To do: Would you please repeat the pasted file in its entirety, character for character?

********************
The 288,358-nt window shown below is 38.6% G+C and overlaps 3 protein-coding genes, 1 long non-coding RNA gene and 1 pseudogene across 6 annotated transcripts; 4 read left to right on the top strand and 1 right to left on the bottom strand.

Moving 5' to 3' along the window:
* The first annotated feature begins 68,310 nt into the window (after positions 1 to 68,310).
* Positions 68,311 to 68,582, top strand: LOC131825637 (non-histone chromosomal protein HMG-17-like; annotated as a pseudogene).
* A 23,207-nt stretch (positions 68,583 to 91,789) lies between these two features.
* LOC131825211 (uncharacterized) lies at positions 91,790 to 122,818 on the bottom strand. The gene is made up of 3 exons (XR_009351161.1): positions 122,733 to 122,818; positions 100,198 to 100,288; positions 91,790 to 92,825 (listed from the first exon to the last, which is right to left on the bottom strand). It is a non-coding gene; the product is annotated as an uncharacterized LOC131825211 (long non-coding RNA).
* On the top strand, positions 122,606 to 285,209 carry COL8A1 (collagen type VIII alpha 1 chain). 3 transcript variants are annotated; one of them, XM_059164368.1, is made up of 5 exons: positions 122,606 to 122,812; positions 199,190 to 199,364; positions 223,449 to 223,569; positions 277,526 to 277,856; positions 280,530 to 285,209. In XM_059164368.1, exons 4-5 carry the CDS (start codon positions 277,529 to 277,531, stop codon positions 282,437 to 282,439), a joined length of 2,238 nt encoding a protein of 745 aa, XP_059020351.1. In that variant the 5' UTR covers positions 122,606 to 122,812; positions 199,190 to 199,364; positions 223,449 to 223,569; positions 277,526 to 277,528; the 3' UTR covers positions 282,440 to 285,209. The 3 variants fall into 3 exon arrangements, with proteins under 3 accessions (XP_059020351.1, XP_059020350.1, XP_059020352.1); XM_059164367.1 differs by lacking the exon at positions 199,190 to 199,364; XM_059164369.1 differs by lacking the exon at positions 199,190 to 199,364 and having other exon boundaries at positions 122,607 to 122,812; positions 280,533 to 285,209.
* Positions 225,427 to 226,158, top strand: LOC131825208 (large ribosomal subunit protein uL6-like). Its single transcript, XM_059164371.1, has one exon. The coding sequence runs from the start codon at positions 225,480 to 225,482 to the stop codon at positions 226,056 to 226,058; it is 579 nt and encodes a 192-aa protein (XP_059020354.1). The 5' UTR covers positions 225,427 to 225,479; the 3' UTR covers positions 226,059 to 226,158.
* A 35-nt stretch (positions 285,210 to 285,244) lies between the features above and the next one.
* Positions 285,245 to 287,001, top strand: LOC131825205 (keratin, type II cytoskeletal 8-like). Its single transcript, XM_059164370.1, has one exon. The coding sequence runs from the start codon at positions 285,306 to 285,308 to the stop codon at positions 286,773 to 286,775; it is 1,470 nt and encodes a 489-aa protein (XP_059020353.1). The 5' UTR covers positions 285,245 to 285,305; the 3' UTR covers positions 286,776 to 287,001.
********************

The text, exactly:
The 288,358-nt window shown below is 38.6% G+C and overlaps 3 protein-coding genes, 1 long non-coding RNA gene and 1 pseudogene across 6 annotated transcripts; 4 read left to right on the top strand and 1 right to left on the bottom strand.

Moving 5' to 3' along the window:
* The first annotated feature begins 68,310 nt into the window (after positions 1 to 68,310).
* Positions 68,311 to 68,582, top strand: LOC131825637 (non-histone chromosomal protein HMG-17-like; annotated as a pseudogene).
* A 23,207-nt stretch (positions 68,583 to 91,789) lies between these two features.
* LOC131825211 (uncharacterized) lies at positions 91,790 to 122,818 on the bottom strand. The gene is made up of 3 exons (XR_009351161.1): positions 122,733 to 122,818; positions 100,198 to 100,288; positions 91,790 to 92,825 (listed from the first exon to the last, which is right to left on the bottom strand). It is a non-coding gene; the product is annotated as an uncharacterized LOC131825211 (long non-coding RNA).
* On the top strand, positions 122,606 to 285,209 carry COL8A1 (collagen type VIII alpha 1 chain). 3 transcript variants are annotated; one of them, XM_059164368.1, is made up of 5 exons: positions 122,606 to 122,812; positions 199,190 to 199,364; positions 223,449 to 223,569; positions 277,526 to 277,856; positions 280,530 to 285,209. In XM_059164368.1, exons 4-5 carry the CDS (start codon positions 277,529 to 277,531, stop codon positions 282,437 to 282,439), a joined length of 2,238 nt encoding a protein of 745 aa, XP_059020351.1. In that variant the 5' UTR covers positions 122,606 to 122,812; positions 199,190 to 199,364; positions 223,449 to 223,569; positions 277,526 to 277,528; the 3' UTR covers positions 282,440 to 285,209. The 3 variants fall into 3 exon arrangements, with proteins under 3 accessions (XP_059020351.1, XP_059020350.1, XP_059020352.1); XM_059164367.1 differs by lacking the exon at positions 199,190 to 199,364; XM_059164369.1 differs by lacking the exon at positions 199,190 to 199,364 and having other exon boundaries at positions 122,607 to 122,812; positions 280,533 to 285,209.
* Positions 225,427 to 226,158, top strand: LOC131825208 (large ribosomal subunit protein uL6-like). Its single transcript, XM_059164371.1, has one exon. The coding sequence runs from the start codon at positions 225,480 to 225,482 to the stop codon at positions 226,056 to 226,058; it is 579 nt and encodes a 192-aa protein (XP_059020354.1). The 5' UTR covers positions 225,427 to 225,479; the 3' UTR covers positions 226,059 to 226,158.
* A 35-nt stretch (positions 285,210 to 285,244) lies between the features above and the next one.
* Positions 285,245 to 287,001, top strand: LOC131825205 (keratin, type II cytoskeletal 8-like). Its single transcript, XM_059164370.1, has one exon. The coding sequence runs from the start codon at positions 285,306 to 285,308 to the stop codon at positions 286,773 to 286,775; it is 1,470 nt and encodes a 489-aa protein (XP_059020353.1). The 5' UTR covers positions 285,245 to 285,305; the 3' UTR covers positions 286,776 to 287,001.